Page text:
6. Over production
Are you producing items beyond what is needed for immediate use? Or running credit checks for every customer enquiry? These situations can emerge for a number of reasons – production schedules, cost justification for expensive equipment or perhaps just working on the wrong parts of the process at the wrong time. By reducing lead time and material quantities to the bare essentials, and removing unnecessary paperwork, production can usually be brought back to optimum levels.
7. Defects and inspection
While inspection is important for quality control, it is possible to collect too much data – which slows the production process down. Or, perhaps there’s a situation of “checking the checker” which again, means delays. There is a fine balance between minimising defects and excessively checking work, which can mostly be achieved by establishing clear document procedures, understanding information needs and cross training staff.
With some idea of where the typical waste areas are, you can then start considering how to implement Lean into your work environment. The best place to start is with the Five S’s – a methodology we have used across our businesses and for our customers:
Sort – Nothing rings truer than the old adage ‘a place for everything and everything in its place’. By arranging every piece of equipment you need in the right place and prioritising each part of the process, you end up getting the job done quicker and more effectively.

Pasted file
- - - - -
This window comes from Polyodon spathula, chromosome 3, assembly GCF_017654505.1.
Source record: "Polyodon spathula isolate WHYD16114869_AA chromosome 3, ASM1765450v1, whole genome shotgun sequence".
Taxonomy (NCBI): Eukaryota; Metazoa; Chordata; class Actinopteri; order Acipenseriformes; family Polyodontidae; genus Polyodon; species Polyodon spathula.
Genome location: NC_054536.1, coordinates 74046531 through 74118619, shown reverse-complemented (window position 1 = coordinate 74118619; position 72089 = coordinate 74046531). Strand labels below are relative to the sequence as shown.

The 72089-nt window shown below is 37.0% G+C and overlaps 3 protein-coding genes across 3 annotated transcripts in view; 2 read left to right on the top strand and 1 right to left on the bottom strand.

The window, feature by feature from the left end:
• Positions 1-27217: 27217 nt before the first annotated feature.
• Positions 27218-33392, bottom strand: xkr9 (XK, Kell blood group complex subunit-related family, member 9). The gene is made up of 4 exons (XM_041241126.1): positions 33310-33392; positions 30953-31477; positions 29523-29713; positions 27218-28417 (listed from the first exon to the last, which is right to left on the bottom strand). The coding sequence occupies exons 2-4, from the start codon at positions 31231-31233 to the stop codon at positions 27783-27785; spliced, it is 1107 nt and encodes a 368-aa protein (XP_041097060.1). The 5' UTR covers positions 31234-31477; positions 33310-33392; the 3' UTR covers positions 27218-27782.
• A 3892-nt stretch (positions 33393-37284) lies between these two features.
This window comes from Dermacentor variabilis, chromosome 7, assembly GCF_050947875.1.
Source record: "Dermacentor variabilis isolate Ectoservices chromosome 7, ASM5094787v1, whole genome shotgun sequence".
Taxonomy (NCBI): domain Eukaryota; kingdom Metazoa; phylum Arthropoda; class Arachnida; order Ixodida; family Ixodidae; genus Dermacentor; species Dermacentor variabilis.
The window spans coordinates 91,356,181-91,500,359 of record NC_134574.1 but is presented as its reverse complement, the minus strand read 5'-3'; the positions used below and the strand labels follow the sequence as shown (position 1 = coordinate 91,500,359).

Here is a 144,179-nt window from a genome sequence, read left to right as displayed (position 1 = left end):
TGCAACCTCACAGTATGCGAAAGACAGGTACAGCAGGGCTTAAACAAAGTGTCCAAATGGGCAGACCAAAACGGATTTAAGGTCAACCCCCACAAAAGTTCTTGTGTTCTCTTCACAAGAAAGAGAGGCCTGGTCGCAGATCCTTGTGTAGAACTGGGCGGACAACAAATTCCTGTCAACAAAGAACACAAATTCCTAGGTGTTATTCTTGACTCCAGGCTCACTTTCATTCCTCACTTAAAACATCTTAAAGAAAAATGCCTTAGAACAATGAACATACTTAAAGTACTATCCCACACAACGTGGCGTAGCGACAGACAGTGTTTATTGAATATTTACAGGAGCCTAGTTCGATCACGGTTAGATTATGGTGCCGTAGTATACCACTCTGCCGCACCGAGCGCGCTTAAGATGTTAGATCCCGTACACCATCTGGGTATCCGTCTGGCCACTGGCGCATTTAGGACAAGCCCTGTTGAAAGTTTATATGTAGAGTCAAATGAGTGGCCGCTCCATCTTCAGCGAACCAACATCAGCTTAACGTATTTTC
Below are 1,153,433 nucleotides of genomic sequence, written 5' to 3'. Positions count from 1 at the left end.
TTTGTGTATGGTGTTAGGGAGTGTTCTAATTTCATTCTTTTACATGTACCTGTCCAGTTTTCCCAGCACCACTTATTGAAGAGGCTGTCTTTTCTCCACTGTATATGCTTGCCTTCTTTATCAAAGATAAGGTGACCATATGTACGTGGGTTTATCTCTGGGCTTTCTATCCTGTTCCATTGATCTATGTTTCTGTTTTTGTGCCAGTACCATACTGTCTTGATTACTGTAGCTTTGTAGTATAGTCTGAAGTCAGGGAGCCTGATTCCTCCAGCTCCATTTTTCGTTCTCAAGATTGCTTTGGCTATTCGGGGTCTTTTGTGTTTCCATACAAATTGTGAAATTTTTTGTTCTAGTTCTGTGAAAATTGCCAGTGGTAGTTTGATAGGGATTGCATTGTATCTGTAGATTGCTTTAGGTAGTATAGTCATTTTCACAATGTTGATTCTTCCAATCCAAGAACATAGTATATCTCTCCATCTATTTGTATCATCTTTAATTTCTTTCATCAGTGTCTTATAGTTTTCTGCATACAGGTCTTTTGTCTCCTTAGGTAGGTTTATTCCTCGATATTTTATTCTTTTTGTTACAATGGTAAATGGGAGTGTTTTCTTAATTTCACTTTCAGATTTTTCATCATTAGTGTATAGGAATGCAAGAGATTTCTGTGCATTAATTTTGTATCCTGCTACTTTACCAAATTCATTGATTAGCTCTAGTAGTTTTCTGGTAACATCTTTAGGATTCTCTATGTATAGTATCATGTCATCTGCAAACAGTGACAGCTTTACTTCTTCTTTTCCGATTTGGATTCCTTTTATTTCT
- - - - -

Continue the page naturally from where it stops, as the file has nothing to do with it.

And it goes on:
Simplify – Start simple. Improving process time can be as simple as cleaning up a bench or re-arranging tool placements. Or, just observing plant operations for a day to see where the hold ups are occurring. The biggest potential pitfall for companies trying to implement Lean is trying to make things more complicated than they really are.
Sweep – Again, it’s simple but sometimes all it takes is a clean up. Once a work area is laid out better, workers can actually see what they need and more easily access tools etc.
Standardise – Without defining tasks and where the responsibility lies, you cannot expect staff to efficiently carry out activities. Only when processes are clearly marked out and communicated at all levels of the organisation can they have any hope of being correctly completed in the minimum amount of time.
Sustain – There’s no point making any changes unless you ensure the habits are well and truly in place. Involve your staff in the process; use them to understand what parts of a process are frustrating and get their input into coming up with better ways of working. By engaging staff, organisations can not only work together better, but are more likely to carry through the changes implemented.
There is always potential for organisations to streamline processes and improve efficiencies. By incorporating Lean into their operations, manufacturers can start down a path of continuous improvement and give themselves the competitive advantage they need to succeed in the current environment.
* Cassandra Fox is quality leader, GE Commercial Finance, Aust/NZ.